Sunday, August 30, 2015

The Western Daily Press gives us the results of a recent survey on classic literary heroines:
Elizabeth Bennet, the charming and quick-witted protagonist from Jane Austin's  (sic) beloved Pride and Prejudice, has been crowned the nation's all-time favourite classic literary heroine.
Agatha Christie's much-loved detective Miss Marple was runner-up, followed by the eponymous central character from Charlotte Brontë's 1847 novel Jane Eyre. (...)
The survey of 1,000 UK adults was conducted by Twentieth Century Fox Home Entertainment to mark the DVD release of Thomas Hardy's Victorian love story 'Far from the Madding Crowd', whose Bathsheba Everdene was named 13th most popular character
A spokesman said: "The study shows that classic stories are still very popular amongst the British public. (...)
3. Jane Eyre - Jane Eyre - (1847) Charlotte Brontë (...)
9. Catherine Earnshaw - Wuthering Heights (1847) Emily Brontë
The Sunday Express publishes a list of the best new short story collections:
The Redemption Of Galen Pike by Carys Davies (Salt, £9.99)
This delicate, magical collection won the Frank O’Connor Award for Short Stories and the Jerwood Fiction Uncovered Prize and it’s easy to see why. They are precise but full of beautifully observed details that fill compact vignettes with incident and emotion.
They include the sadly tender tale of Charlotte Brontë heading to a meeting with her publisher with a declaration of love in her heart and The Journeyman where a world of unexpressed yearning is given voice in a gift of an uneaten dish of fresh peas and mint and a page-and-a-half of faultless prose. (Charlotte Heathcote)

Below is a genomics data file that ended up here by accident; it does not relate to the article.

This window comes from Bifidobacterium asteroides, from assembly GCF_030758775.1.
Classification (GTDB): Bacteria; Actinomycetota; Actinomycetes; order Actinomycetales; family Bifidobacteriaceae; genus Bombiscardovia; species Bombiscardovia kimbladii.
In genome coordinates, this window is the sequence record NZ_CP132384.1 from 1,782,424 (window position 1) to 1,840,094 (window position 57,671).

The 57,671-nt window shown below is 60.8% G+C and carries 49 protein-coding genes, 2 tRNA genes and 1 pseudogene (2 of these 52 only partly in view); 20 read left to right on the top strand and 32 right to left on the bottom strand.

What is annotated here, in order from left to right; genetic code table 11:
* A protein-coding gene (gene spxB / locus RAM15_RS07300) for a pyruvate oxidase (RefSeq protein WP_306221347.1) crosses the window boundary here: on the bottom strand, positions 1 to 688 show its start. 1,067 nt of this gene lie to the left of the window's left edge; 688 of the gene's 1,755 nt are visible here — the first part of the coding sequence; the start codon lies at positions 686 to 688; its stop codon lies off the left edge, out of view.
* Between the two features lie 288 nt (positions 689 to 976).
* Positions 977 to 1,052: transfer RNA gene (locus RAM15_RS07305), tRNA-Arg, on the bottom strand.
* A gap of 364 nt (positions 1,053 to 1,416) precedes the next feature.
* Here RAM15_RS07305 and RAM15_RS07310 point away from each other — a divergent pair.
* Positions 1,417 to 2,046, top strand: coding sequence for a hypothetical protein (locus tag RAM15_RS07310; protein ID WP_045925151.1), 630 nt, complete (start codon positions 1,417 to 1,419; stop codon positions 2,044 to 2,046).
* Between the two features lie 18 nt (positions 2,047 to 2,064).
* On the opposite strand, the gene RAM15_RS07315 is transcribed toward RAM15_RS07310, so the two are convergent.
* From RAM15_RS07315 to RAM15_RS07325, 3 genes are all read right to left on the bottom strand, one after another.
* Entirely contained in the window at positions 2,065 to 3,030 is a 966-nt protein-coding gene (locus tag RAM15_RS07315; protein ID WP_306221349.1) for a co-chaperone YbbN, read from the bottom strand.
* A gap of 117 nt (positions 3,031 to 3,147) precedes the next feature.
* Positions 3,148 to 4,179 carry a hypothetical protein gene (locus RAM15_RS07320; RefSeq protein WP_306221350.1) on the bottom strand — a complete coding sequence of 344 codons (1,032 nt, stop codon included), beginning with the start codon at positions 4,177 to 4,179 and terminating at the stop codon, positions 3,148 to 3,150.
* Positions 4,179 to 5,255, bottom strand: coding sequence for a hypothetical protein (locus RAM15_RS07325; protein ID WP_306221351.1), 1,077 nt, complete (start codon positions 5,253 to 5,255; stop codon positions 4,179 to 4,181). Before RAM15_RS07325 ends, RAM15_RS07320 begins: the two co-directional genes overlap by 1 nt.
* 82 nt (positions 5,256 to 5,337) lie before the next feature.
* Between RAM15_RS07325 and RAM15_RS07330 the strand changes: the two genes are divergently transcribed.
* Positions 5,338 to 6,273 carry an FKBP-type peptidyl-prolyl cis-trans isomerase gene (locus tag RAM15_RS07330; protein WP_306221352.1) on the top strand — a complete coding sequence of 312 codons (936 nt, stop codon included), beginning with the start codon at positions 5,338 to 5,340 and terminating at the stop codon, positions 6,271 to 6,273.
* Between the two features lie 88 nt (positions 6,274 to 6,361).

Deccan Herald reviews yet another collection of stories, A Manual for Cleaning Women by Lucia Berlin:
Did I mention that, in one story, a couple’s date involves going to a Greyhound bus station to watch Midnight Cowboy on personal TV sets into which they feed quarters? Did I mention the narrator who observes that “heroin” sounds nice because the word reminds her of Jane Eyre and Becky Sharp and Tess? (Dwight Garner)
Entertainment Weekly reviews the latest episode of Hannibal (Season 3, Episode 13):
Of course things go wrong. Dolarhyde can’t be controlled, nor his actions predicted, in such a way. He attacks the convoy, leaving only Hannibal and Will for a brief road trip to Hannibal’s cliff-side dacha, where he previously kept Miriam Lass and Abigail. The setting is like that of the Brontë novel Will and Hannibal were always secretly enacting. (Keith Staskiewicz)
More reviews, The Post and Courier publishes an article about Outline by Rachel Cusk:
Whether with strangers or loved ones, the dilemma stays the same: Is it possible to be close (and share a story, a journey, a life) while also keeping separate and free? The narrator’s feelings are almost always mixed. On one hand, she considers human separateness a kind of tragedy. She laments, for instance, the separateness of Cathy and Heathcliff in “Wuthering Heights,” looking from the outside into the Lintons’ drawing room and seeing totally different scenes. To Cathy, the family scene is everything she wants, to Heathcliff, everything he disdains. When the narrator’s airplane neighbor takes her by boat to a small cove, they find themselves sharing the space with a family. She can’t take her eyes off them. (Catherine Holmes)
Hickory Record has an article about Janine Mendenhall, historical fiction writer:
Mendenhall said to think in terms of Jane Eyre, Pride and Prejudice, Wuthering Heights, or even Downton Abbey when wondering what sorts of stories influenced her writing and her fascination with period costumes. (Mary Canrobert)
Whiplash talks about the classic Genesis album Wind and Wuthering 1976 (with blunder included):
Citações literárias continuam misturadas com tentativas de humor, como atestam os títulos das instrumentais "Unquiet Slumbers for the Sleepers…" e "…In That Quiet Earth" , que reproduzem as frases finais do romance O Morro dos Ventos Uivantes (Wuthering Heights), de Charlotte Brontë (NOP, wrong sister!) e da filler “Wot Gorilla”, referência a Chester Thompson, ex-Frank Zappa, que passara a acompanhar o Genesis nas turnês. (Roberto Rillo Bíscaro) (Translation)
 The Times posts a short review of Alison Case's Nelly Dean and lists the National Theatre's production of Jane Eyre as one of the Autumn season hottest tickets. Little Crocodile posts a nice Jane Eyre illustration. Pepi's Symposium talks last year's Shake and Stir's production of Wuthering Heights in Australia. Absolutely Gothic posts about Heathcliff and larchs (did the Monty Python knew about this?).


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